The world of finance naturally involves a certain amount of security, and in the era of telegrams, bankers learned to use code words when sending messages about sensitive issues. For example, agents at Wells Fargo bank who wanted to discuss gold coins without drawing attention might substitute that phrase with the word hornet, which the agent on the other end would decode using a cipher book.


Underground Railroad Illustration
Illustration of enslaved people using a route on the Underground Railroad, circa 1800. / Three Lions/GettyImages

In 19th century America, enslaved Black Americans seeking freedom often got help from the Underground Railroad, a connection of safe houses that provided shelter and assistance as they made their way to free states and Canada. Those helping and taking the Underground Railroad developed their own terminology so that plans could be discussed and carried out without alerting the slave catchers. One of the code words used in the network was fleece; it referred to enslaved people who had managed to escape.

Bacon and Magic

Unsurprisingly, wars have been accompanied by entire lexicons of coded language (not to mention military slang) to describe events, items, and plans. One used by the American Expeditionary Forces during World War I was bacon, code for an automatic rifle. Other code words were less down-to-earth—magic, for example, was the code word for horse-drawn combat carts.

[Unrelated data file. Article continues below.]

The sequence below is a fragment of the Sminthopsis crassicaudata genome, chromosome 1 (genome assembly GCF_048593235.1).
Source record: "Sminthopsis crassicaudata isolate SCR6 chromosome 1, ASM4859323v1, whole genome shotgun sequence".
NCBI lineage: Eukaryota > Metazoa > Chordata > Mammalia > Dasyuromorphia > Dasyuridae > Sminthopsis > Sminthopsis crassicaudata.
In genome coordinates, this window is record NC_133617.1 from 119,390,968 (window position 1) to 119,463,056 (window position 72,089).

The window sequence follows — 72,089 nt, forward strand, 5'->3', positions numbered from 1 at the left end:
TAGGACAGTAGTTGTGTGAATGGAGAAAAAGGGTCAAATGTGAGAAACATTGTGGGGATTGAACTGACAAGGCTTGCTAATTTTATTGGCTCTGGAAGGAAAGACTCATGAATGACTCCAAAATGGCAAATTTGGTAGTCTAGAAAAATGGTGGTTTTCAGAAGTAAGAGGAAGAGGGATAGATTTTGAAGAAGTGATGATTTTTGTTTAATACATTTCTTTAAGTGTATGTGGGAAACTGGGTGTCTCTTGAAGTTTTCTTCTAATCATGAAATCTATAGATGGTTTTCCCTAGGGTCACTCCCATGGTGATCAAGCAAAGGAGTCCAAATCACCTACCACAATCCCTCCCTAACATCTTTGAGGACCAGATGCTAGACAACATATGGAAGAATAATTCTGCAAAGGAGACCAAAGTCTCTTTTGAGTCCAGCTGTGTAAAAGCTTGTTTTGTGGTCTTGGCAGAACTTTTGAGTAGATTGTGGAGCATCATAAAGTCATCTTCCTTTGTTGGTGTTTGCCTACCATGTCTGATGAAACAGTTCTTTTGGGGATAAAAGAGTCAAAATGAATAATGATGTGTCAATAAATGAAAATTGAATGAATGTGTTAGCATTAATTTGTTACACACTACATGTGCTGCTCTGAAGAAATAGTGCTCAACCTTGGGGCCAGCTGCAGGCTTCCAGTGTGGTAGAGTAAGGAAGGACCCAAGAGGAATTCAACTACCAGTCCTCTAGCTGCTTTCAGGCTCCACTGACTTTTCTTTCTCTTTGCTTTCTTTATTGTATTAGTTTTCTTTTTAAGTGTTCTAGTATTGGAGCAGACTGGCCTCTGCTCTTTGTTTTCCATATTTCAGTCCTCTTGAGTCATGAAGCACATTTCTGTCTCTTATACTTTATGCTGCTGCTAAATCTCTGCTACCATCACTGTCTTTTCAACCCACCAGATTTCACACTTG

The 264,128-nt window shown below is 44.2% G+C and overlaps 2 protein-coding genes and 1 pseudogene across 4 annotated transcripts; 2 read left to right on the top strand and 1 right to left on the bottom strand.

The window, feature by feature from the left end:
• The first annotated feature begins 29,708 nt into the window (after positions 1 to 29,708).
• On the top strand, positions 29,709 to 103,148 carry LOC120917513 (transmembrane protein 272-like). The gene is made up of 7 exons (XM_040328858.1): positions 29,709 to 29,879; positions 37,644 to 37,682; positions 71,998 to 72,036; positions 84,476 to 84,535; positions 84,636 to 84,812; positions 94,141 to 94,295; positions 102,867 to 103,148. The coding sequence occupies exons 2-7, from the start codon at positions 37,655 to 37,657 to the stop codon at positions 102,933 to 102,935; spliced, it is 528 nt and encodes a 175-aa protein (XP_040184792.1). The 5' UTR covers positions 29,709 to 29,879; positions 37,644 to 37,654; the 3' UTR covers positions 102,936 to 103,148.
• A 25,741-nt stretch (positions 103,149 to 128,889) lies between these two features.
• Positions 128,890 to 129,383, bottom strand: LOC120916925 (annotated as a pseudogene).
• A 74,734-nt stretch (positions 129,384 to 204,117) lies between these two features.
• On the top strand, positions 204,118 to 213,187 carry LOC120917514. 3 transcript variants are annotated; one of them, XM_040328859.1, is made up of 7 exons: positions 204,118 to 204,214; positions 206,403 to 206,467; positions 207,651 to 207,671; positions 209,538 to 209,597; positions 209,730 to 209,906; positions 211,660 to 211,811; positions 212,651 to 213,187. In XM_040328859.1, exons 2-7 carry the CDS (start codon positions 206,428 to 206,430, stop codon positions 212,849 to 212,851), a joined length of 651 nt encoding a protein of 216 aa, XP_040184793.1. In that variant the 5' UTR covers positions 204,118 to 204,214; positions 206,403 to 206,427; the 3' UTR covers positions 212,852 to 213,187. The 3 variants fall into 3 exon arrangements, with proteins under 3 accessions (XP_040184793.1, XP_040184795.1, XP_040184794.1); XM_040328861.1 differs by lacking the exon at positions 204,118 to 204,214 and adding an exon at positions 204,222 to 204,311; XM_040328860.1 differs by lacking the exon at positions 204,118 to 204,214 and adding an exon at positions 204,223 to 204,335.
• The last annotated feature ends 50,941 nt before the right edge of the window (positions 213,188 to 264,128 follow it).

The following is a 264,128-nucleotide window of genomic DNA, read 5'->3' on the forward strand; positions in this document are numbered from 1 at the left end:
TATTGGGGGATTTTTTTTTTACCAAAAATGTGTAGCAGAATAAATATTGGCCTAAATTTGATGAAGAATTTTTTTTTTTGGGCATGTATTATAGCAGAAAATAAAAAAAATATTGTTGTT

Blind tiger

Men and Women Drinking at a Speakeasy Party
Men and Women Drinking at a Speakeasy Party. / Library of Congress/GettyImages

Prohibition in the U.S. lasted from 1920 to 1933, and during that time, the creation, importation, and sale of most alcohol was banned in America. But the fact that drinking alcohol was against the law didn’t stop people from imbibing; in fact, the number of secret establishments where illicit booze was available exploded during the Prohibition era. (There may have been as many as 100,000 in New York City alone.) While they were most commonly known as speakeasies, another code word for them was blind tiger. The term originated in the mid-1800s, and according to the Oxford English Dictionary, was “Apparently originally so named as part of a scheme in which customers would ostensibly pay to see a blind tiger, not for the alcohol they were served.” 

Holly and Brimstone